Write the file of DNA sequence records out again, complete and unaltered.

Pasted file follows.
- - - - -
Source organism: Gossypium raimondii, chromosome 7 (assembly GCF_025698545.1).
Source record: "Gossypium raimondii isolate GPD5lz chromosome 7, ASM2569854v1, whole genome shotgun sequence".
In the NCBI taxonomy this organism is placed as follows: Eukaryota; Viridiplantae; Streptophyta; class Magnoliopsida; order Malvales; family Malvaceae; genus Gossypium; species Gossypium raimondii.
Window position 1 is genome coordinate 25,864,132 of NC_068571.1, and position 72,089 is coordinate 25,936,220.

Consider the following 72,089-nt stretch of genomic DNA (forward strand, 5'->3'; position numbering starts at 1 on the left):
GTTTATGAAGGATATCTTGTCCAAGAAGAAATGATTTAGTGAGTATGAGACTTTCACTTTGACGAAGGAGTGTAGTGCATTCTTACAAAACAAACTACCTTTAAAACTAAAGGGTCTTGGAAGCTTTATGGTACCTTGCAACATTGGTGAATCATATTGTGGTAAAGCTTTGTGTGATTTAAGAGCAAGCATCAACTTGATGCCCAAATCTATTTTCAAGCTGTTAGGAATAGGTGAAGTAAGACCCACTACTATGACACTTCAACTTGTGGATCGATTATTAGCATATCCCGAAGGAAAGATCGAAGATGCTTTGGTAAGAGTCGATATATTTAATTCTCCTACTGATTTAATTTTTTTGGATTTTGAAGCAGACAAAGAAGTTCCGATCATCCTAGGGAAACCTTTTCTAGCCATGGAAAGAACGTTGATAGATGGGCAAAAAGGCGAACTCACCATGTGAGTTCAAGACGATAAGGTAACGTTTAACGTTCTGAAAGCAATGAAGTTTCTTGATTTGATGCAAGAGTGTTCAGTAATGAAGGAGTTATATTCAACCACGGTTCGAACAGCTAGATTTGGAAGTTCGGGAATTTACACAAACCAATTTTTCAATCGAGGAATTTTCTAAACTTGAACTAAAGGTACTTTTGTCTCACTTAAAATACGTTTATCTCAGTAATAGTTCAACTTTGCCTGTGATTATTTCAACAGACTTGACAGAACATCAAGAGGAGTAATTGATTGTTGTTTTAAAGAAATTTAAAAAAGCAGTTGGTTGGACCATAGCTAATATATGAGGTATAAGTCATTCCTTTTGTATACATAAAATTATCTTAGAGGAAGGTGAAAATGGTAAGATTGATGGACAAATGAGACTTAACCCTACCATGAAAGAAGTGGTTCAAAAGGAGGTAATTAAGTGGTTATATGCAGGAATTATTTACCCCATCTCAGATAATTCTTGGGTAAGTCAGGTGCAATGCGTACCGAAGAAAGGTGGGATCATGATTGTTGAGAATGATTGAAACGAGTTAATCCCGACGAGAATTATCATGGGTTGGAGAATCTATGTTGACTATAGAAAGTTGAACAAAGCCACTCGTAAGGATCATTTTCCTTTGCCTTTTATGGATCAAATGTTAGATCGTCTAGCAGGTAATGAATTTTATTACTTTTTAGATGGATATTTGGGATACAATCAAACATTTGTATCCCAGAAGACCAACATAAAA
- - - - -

Source organism: Gossypium raimondii, chromosome 7 (assembly GCF_025698545.1).
Source record: "Gossypium raimondii isolate GPD5lz chromosome 7, ASM2569854v1, whole genome shotgun sequence".
In the NCBI taxonomy this organism is placed as follows: Eukaryota; Viridiplantae; Streptophyta; class Magnoliopsida; order Malvales; family Malvaceae; genus Gossypium; species Gossypium raimondii.
Window position 1 is genome coordinate 25,864,132 of NC_068571.1, and position 72,089 is coordinate 25,936,220.

Consider the following 72,089-nt stretch of genomic DNA (forward strand, 5'->3'; position numbering starts at 1 on the left):
GTTTATGAAGGATATCTTGTCCAAGAAGAAATGATTTAGTGAGTATGAGACTTTCACTTTGACGAAGGAGTGTAGTGCATTCTTACAAAACAAACTACCTTTAAAACTAAAGGGTCTTGGAAGCTTTATGGTACCTTGCAACATTGGTGAATCATATTGTGGTAAAGCTTTGTGTGATTTAAGAGCAAGCATCAACTTGATGCCCAAATCTATTTTCAAGCTGTTAGGAATAGGTGAAGTAAGACCCACTACTATGACACTTCAACTTGTGGATCGATTATTAGCATATCCCGAAGGAAAGATCGAAGATGCTTTGGTAAGAGTCGATATATTTAATTCTCCTACTGATTTAATTTTTTTGGATTTTGAAGCAGACAAAGAAGTTCCGATCATCCTAGGGAAACCTTTTCTAGCCATGGAAAGAACGTTGATAGATGGGCAAAAAGGCGAACTCACCATGTGAGTTCAAGACGATAAGGTAACGTTTAACGTTCTGAAAGCAATGAAGTTTCTTGATTTGATGCAAGAGTGTTCAGTAATGAAGGAGTTATATTCAACCACGGTTCGAACAGCTAGATTTGGAAGTTCGGGAATTTACACAAACCAATTTTTCAATCGAGGAATTTTCTAAACTTGAACTAAAGGTACTTTTGTCTCACTTAAAATACGTTTATCTCAGTAATAGTTCAACTTTGCCTGTGATTATTTCAACAGACTTGACAGAACATCAAGAGGAGTAATTGATTGTTGTTTTAAAGAAATTTAAAAAAGCAGTTGGTTGGACCATAGCTAATATATGAGGTATAAGTCATTCCTTTTGTATACATAAAATTATCTTAGAGGAAGGTGAAAATGGTAAGATTGATGGACAAATGAGACTTAACCCTACCATGAAAGAAGTGGTTCAAAAGGAGGTAATTAAGTGGTTATATGCAGGAATTATTTACCCCATCTCAGATAATTCTTGGGTAAGTCAGGTGCAATGCGTACCGAAGAAAGGTGGGATCATGATTGTTGAGAATGATTGAAACGAGTTAATCCCGACGAGAATTATCATGGGTTGGAGAATCTATGTTGACTATAGAAAGTTGAACAAAGCCACTCGTAAGGATCATTTTCCTTTGCCTTTTATGGATCAAATGTTAGATCGTCTAGCAGGTAATGAATTTTATTACTTTTTAGATGGATATTTGGGATACAATCAAACATTTGTATCCCAGAAGACCAACATAAAA